Correction officer indicted for smuggling fentanyl into prison
TRENTON » A senior correction officer at Northern State Prison in Newark has been indicted on charges that he smuggled fentanyl and marijuana to an inmate in the prison in exchange for money.
Roberto Reyes-Jackson, 28, of Irvington, was indicted Thursday by a state grand jury that charged him with fentanyl and marijuana distribution, conspiracy, official misconduct, and bribery in official matters.
Reyes-Jackson was suspended from his position as a senior correction officer as a result of the allegations.
According to prosecutors, between September and December 2016, Reyes-Jackson allegedly smuggled multiple doses of a powder compound laced with fentanyl to an inmate in the prison. The fentanyl was packaged like heroin in single-dose bags that had a “panda face” logo on them. Reyes-Jackson also allegedly smuggled a small quantity of marijuana to the inmate.
The alleged smuggling came to light after prison staff found a bag containing marijuana and two small bags containing fentanyl in the inmate’s cell in December 2016. A subsequent search of the cell revealed additional marijuana and suspected heroin, which lab testing later revealed to be fentanyl.
Further investigation revealed that Reyes-Jackson allegedly accepted bribes in excess of $200 from the inmate’s girlfriend in return for smuggling the drugs into prison. The inmate allegedly distributed the drugs to other inmates, who paid him by having friends or relatives outside the prison wire money to his girlfriend. The inmate and his girlfriend are not identified in the indictment.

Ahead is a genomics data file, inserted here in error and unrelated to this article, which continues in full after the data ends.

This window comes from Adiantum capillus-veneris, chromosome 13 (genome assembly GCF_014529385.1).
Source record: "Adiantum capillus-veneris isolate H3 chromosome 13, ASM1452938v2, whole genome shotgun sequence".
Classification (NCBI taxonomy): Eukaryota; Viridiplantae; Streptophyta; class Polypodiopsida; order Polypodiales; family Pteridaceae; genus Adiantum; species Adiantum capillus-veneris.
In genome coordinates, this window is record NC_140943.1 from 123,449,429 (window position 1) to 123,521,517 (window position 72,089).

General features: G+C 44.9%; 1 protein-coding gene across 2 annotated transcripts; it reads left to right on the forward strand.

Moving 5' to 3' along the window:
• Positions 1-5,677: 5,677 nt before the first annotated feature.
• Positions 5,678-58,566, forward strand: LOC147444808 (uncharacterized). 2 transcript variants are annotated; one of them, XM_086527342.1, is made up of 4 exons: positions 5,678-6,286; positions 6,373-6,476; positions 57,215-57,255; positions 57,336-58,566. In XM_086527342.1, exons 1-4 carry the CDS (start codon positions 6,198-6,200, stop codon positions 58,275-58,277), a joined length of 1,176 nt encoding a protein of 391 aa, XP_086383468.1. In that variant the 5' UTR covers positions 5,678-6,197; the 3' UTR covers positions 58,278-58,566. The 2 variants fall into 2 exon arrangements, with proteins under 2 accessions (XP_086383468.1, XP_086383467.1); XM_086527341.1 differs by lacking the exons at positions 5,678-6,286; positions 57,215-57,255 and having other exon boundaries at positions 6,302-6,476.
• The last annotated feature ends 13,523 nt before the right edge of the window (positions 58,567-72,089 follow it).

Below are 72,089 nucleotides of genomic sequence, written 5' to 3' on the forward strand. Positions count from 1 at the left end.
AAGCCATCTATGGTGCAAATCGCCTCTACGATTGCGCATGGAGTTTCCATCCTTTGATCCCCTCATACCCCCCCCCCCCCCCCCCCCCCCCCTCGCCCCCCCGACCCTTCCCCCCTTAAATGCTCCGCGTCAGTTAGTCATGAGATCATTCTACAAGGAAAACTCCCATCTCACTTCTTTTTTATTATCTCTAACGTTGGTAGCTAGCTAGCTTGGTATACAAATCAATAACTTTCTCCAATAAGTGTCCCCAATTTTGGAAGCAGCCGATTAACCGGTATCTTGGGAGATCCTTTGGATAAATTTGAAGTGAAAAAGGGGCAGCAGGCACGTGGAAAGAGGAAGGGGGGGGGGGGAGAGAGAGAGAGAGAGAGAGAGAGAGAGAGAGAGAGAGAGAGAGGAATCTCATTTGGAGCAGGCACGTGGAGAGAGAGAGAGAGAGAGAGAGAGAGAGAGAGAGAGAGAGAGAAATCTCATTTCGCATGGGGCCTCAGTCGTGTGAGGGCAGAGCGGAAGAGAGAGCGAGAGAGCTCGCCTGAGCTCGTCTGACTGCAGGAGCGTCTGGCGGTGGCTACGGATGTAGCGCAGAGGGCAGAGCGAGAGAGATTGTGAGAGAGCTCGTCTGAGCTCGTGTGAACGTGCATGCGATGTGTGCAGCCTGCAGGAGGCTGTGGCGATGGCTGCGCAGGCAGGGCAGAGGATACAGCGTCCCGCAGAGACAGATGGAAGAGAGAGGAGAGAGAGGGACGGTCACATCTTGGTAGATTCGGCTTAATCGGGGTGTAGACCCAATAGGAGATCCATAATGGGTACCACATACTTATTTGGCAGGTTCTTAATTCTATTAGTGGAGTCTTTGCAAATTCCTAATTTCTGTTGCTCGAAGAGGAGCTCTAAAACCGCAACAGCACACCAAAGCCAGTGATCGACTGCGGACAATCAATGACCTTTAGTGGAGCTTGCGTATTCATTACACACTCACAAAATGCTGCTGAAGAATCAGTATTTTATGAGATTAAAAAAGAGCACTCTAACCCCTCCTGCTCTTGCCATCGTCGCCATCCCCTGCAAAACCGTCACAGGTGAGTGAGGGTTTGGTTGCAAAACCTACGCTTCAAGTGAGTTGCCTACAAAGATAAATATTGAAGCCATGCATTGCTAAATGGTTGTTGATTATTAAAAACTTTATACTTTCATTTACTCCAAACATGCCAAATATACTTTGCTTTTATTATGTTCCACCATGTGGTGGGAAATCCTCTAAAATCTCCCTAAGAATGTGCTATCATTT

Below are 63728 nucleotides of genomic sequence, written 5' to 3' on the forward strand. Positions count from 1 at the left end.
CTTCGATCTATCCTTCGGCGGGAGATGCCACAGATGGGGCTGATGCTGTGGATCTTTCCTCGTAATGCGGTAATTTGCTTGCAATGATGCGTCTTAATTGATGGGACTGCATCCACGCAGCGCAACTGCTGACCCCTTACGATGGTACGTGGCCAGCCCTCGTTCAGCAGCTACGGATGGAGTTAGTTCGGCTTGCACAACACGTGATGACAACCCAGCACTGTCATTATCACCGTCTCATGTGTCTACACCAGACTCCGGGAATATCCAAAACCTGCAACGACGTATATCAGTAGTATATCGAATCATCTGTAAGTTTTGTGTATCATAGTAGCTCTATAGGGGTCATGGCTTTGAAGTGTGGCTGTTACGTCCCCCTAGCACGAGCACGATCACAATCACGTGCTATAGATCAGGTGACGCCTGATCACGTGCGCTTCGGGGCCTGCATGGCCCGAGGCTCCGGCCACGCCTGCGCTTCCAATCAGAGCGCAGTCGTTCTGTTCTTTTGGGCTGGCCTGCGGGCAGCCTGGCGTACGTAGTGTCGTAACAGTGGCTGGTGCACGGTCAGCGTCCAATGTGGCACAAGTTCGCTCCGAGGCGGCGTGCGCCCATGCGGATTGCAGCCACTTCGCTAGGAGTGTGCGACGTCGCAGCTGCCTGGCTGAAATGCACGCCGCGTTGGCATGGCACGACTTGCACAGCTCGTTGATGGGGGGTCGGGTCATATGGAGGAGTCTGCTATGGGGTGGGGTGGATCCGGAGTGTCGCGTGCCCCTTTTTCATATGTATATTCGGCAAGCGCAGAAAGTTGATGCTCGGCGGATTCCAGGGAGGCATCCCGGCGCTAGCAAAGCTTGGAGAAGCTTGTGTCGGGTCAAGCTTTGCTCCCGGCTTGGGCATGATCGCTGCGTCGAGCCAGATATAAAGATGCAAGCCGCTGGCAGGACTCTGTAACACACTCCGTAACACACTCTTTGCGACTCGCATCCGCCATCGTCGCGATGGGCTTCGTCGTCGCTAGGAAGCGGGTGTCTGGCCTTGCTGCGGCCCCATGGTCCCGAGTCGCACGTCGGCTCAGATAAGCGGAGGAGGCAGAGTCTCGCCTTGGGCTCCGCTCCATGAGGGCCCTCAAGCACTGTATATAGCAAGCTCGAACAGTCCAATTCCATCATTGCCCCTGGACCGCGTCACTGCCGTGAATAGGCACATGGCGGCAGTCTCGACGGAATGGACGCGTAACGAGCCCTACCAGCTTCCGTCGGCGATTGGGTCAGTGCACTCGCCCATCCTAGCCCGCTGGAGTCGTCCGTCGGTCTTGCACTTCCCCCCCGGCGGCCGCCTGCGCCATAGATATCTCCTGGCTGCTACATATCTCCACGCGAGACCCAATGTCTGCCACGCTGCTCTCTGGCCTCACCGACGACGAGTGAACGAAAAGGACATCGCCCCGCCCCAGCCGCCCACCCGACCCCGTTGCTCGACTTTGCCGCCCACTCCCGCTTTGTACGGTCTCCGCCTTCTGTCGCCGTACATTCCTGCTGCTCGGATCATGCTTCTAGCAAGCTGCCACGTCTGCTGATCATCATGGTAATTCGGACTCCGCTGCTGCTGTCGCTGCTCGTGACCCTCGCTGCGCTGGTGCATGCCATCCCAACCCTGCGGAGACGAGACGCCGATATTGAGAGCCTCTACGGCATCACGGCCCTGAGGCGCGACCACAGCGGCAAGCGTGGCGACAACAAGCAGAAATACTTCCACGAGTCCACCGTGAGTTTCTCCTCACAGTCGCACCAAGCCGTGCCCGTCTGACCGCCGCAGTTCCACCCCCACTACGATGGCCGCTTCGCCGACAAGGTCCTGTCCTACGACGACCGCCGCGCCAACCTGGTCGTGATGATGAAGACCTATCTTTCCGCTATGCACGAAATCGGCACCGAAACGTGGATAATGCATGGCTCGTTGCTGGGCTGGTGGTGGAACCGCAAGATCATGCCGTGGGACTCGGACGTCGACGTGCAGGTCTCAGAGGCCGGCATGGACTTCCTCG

Fentanyl is 50 times more potent than heroin: a dose as small as 2 to 3 milligrams can be fatal.
Fentanyl has been responsible for a growing death toll in New Jersey, where there were 417 fentanyl overdose deaths in 2015, and according to preliminary figures, over 800 fentanyl deaths in 2016. Fentanyl is typically mixed with heroin for sale on the street, or is sold in powder compounds or pills disguised as heroin or oxycodone.
Fentanyl is now found in about 30 percent of the heroin specimens tested by the New Jersey State Police forensic labs. Given the tiny size of a lethal dose, drug users are dying because dealers are careless about how much fentanyl they use.